ECJ confirms that German Public Prosecutor’s Offices can issue EU investigation orders
The European Court of Justice (“ECJ”) ruled on 8 December 2020 (file no. C-584/19) that German Public Prosecutor’s Offices (“PPOs”) are not prevented from issuing EU investigation orders (“EIO”). While this seems self-evident at first glance, clarification was necessary in this respect due to the ECJ’s own case law on the European Arrest Warrant (“EAW”). The ECJ had previously ruled that the German PPOs lacked the required independence to issue EAWs, due to the possibility of them having to act pursuant to instructions given by the German State Ministries of Justice.
Background to the case
The Hamburg PPO had opened an investigation into fraud and issued an EIO in May 2019, which it had forwarded to the Vienna PPO, requesting it to gather information relating to an Austrian bank account that was relevant to the Hamburg investigation.
The Vienna Regional Court for Criminal Matters that was competent to rule on the enforcement of the EIO was uncertain whether the Hamburg PPO could be classified as a “judicial authority” within the meaning of the EIO Directive. The Vienna court referred to the ECJ’s decision (file no. C 508/18) that German PPOs were not “issuing judicial authorities” within the meaning of the corresponding Council Framework Decision on the EAW, due to the possibility that instructions potentially affecting the PPOs’ decisions could be issued by the German State Ministries of Justice. Additionally, the Austrian court referred to a similar decision concerning Lithuania (file no. C 509/18). Therefore, the Vienna court considered that the same reasoning could be applied to the EIO and it asked the ECJ for clarification in this respect.
The ECJ’s decision
The ECJ ruled that the German PPOs’ dependence on instructions from Ministries does not preclude the issuance of EIOs. The ECJ argued that, unlike the provisions of the Council Framework Decision concerning the EAW, which refers to the “issuing judicial authority” without specifying the authorities covered by this term, the EIO Directive explicitly includes the PPOs in its list of competent authorities. From the ECJ’s perspective, the EIO, unlike the EAW, is not capable of interfering with the subject’s right to liberty as protected by the EU’s Charter of Fundamental Rights. In practice, this means that German PPOs can continue to issue EIOs when investigating in other EU Member States.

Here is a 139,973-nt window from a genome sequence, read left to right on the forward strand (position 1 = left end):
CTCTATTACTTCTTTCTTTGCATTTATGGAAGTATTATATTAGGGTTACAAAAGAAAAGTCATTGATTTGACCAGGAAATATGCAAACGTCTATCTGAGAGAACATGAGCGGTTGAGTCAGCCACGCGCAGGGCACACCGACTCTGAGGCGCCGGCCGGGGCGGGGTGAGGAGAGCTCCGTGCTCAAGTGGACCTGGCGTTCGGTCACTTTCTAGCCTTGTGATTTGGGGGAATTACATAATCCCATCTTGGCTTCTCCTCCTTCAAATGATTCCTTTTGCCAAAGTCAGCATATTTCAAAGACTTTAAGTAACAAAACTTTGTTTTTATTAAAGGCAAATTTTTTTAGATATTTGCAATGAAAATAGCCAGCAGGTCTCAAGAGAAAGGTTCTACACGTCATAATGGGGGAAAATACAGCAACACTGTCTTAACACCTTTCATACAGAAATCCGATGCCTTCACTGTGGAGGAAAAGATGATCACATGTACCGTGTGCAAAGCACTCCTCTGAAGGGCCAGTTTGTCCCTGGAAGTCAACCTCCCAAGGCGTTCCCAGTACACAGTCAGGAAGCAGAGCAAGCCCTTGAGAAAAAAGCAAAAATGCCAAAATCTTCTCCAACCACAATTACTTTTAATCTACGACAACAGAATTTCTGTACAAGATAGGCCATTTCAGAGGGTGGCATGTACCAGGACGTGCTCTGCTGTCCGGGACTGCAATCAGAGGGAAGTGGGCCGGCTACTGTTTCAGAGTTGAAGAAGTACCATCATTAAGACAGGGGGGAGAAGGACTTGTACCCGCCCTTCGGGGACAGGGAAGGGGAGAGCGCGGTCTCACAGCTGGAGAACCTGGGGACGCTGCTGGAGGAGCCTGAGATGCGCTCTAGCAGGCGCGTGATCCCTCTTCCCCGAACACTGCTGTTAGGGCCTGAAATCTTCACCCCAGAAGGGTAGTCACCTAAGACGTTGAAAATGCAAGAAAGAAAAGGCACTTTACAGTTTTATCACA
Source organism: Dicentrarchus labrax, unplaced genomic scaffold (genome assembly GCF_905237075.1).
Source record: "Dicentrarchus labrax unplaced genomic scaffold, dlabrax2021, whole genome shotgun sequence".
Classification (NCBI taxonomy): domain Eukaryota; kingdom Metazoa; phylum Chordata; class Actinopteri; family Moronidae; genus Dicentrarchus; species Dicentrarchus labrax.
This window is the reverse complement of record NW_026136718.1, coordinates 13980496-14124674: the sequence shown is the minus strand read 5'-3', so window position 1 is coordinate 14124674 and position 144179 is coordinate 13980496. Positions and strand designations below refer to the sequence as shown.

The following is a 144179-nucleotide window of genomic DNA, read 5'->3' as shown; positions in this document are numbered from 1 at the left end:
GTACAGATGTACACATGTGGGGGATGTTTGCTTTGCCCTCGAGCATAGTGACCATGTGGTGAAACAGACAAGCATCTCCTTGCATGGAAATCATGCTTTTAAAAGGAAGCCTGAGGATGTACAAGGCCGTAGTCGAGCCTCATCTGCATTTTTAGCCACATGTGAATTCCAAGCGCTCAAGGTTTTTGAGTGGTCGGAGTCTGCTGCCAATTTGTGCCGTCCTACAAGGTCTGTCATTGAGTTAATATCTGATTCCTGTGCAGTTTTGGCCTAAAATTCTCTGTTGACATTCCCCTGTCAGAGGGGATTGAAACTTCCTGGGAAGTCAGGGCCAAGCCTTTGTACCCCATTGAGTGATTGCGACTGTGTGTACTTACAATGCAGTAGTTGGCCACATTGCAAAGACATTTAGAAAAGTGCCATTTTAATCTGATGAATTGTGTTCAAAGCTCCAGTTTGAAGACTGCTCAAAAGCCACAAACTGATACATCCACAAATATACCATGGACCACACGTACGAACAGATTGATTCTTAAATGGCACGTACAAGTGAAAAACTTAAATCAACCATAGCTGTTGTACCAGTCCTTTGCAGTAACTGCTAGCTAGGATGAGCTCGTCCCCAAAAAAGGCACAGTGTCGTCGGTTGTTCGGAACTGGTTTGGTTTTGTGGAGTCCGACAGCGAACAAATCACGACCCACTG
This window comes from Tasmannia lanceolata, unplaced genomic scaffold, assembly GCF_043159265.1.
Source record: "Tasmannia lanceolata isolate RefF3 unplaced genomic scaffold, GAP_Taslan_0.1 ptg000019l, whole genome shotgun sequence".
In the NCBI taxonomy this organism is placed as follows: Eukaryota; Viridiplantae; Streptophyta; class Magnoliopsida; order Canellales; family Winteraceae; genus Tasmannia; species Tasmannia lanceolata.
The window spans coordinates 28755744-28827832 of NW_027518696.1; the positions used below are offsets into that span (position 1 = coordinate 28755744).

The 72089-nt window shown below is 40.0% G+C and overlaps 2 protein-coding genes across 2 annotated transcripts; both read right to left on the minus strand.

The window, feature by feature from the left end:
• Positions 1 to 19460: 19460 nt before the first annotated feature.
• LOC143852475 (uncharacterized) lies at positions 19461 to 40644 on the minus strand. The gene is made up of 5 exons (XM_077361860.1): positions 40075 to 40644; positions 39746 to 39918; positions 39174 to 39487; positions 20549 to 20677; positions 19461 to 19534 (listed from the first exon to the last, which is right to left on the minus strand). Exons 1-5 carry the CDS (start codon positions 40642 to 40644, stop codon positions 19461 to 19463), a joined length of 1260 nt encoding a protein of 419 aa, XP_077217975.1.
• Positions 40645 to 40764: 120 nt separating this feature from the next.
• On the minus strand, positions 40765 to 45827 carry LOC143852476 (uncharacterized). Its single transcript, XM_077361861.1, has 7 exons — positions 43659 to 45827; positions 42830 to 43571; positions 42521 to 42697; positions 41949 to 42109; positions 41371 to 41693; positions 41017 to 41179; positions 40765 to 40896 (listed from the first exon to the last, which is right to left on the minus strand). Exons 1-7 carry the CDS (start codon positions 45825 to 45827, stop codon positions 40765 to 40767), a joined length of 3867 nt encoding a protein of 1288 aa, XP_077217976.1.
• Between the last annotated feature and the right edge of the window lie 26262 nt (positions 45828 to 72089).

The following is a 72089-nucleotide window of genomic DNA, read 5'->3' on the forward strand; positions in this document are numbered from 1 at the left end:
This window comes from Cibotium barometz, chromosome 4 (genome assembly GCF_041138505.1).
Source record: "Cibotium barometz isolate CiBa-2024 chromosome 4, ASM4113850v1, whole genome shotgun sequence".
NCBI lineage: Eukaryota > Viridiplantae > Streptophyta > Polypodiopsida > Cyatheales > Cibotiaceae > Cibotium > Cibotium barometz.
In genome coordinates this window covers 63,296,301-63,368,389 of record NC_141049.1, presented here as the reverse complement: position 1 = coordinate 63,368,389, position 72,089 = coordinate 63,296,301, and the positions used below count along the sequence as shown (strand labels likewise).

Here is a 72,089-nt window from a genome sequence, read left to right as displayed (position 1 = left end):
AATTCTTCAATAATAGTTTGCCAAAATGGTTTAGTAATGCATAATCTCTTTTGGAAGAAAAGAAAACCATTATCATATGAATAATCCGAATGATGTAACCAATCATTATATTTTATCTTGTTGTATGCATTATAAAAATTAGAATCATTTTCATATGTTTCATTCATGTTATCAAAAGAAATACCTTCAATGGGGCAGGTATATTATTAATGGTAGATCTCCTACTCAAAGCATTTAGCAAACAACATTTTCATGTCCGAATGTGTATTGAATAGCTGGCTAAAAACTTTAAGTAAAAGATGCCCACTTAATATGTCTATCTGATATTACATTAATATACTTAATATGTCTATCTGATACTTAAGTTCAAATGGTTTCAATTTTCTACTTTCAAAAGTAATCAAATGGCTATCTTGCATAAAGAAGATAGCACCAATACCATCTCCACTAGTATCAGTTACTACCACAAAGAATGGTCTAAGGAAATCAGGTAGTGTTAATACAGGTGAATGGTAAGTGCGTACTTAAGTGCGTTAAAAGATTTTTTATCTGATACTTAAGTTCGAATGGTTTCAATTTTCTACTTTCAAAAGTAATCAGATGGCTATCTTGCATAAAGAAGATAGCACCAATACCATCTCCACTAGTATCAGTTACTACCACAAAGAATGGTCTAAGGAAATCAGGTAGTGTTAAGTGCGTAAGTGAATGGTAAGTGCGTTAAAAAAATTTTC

The German PPOs will have welcomed this ruling and received it with relief. If the ECJ had ruled otherwise, crossborder investigations within the EU would have been made considerably more difficult – a result that would have clearly contradicted the basic purpose of the EIO. The practical consequences of such a decision would have been unforeseeable and presumably far-reaching. In terms of legal certainty, the ruling is therefore to be welcomed.
Moreover, on 11 January 2021, the Federal Ministry of Justice presented a draft “Law on Strengthening the Independence of Public Prosecutor's Offices and Cooperation in Criminal Matters with the Member States of the European Union” which, against the background of the ECJ decision on the EAW, aims to secure the ability of public prosecutors to act as independent players in criminal prosecutions in Europe. The draft law would exempt German PPOs from being subject to individual ministerial instructions in the sector of judicial cooperation in criminal matters between the EU Member States and expressly set out the narrow limits of the ministerial right to issue instructions in other areas of prosecutorial activity.